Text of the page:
Summer weekends in Greece aren’t usually known for tense, high-stakes drama. But in the last two days, a breakdown in negotiations between the country and its European creditors indicated that the country’s long-simmering economic crisis is approaching a breaking point.
The circus began on Saturday, when Prime Minister Alexis Tsipras announced plans for a July 5 popular referendum on whether Greece would accept the bailout terms imposed by the Europeans. Stunned by the unexpected decision, the European “troika”—referring to the IMF, European Central Bank, and European Commission—withdrew from negotiations and said that they would not release any more bailout funds to Greek banks. In response, many Greek people spent the weekend withdrawing their money, accelerating a process that, since last November, has reduced private sector deposits in the country by €30 billion. According to Reuters, bank withdrawals were so severe that one-third of all Greek ATM machines ran out of cash at one point or another during the weekend. In an attempt to halt the problem, Tsipras announced on Sunday that all banks would be closed the following day and established capital controls to limit how much money Greeks can take out of the country.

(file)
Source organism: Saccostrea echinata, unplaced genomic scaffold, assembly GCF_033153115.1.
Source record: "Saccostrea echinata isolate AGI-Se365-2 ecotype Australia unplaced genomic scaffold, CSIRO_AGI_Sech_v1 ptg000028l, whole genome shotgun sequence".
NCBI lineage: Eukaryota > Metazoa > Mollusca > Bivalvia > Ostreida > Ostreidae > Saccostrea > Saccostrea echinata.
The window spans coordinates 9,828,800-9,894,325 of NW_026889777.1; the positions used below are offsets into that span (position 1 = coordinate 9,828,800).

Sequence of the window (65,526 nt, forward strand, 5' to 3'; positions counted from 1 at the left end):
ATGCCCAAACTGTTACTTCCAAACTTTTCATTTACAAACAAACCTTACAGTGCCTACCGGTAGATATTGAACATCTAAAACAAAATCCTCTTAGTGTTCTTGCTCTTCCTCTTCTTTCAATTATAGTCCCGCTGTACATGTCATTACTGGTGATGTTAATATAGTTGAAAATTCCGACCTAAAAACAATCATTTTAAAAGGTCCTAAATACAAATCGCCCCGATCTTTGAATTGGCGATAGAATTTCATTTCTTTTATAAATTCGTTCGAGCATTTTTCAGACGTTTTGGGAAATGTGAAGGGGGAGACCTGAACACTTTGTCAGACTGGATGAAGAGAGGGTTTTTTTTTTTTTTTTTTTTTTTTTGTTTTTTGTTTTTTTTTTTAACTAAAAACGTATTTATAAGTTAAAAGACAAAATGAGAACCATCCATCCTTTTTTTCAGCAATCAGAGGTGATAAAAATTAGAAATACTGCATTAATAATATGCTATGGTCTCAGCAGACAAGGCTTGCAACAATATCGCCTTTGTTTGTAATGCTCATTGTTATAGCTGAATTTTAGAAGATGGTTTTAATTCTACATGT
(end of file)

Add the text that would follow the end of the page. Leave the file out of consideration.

Meanwhile, on Tuesday the Greek government is due to pay the IMF €1.7 billion as part of its debt repayment package. This is a payment Greece can’t afford to make—except, of course, if it can borrow money from a European Central Bank that doesn’t want to lend it. Absent an agreement between Tsipras and Greece’s European creditors in the next 48 hours, Athens will be facing a painful Argentinian-style bailout.